MUMBAI: Paramount Pictures has become the first studio to offer digital cinema support directly to exhibitors across the United States and Canada. The move is expected to accelerate the roll-out of digital and 3-D projection systems in theatres.
The announcement was made by Paramount Pictures president of Domestic Theatrical Distribution Jim Tharp.
The deal works in parallel with previously announced agreements with DCIP (Digital Cinema Implementation Partners), Cinedigm, Kodak, and Sony but allows exhibitors to seek financing for d-cinema systems locally rather than wait for comprehensive integrator agreements, which require significantly more upfront capital, to be completed. In addition, the agreement allows exhibitors to own and control their equipment (which is required to be DCI/SMPTE compliant), and to switch to an integrator-supported agreement at a later date if desired. The new agreement also includes independent theatres that do not belong to any integrator groups.
Tharp said, "We are excited about the potential of more theatres offering more of Paramount’s films in the highest quality digital and 3-D. Today’s announcement is a good step forward to providing more audiences with the very best in movie viewing."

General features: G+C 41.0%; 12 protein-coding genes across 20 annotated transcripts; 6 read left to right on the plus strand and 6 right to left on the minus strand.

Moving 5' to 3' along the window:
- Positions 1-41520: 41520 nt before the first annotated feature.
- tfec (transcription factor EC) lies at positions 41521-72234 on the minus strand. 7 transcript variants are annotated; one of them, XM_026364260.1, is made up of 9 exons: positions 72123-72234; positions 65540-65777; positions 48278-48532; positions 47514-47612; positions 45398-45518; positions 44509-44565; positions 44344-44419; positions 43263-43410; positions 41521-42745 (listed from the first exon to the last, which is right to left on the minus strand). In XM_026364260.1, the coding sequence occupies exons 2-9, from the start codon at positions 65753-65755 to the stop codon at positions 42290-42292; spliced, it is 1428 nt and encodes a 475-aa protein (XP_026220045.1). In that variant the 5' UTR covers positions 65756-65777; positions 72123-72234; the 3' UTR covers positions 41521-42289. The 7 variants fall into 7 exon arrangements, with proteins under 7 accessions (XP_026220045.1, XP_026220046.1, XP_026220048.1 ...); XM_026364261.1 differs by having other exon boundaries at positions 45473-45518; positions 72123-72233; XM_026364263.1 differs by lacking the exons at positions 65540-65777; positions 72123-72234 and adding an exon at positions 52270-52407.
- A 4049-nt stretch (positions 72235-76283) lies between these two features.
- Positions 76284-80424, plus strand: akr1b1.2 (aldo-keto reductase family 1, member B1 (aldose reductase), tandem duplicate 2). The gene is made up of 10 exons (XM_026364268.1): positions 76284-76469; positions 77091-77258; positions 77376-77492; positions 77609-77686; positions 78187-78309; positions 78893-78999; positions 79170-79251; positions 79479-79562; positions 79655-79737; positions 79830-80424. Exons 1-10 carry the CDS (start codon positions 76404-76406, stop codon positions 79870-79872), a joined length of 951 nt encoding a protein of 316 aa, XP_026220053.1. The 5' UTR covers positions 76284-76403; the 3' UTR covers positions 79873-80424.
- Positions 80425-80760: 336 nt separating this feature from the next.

NATO president and CEO John Fithian said, "Paramount is getting out front on this critical industry transition and we applaud them. Direct arrangements between distributors and exhibitors won’t work for everyone, but for some of our members, it could make the difference in surviving and thriving in the digital era. And it certainly enables some exhibitors to get wired much faster — and that means more 3-D screens sooner. We urge all studios to give this creative option a fair chance."
To date, Paramount has signed nine digital cinema integration deals. They include domestic agreements with Cinedigm (previously Access IT) Phase 1 and Phase 2, Kodak, Sony, and DCIP, three deals with European integrators XDC, Arts Alliance Media and Ymagis, and two deals with Asian integrators DCK and GDC. So far, more than 3,500 screens have been converted to digital under Cinedigm’s Phase 1 plan.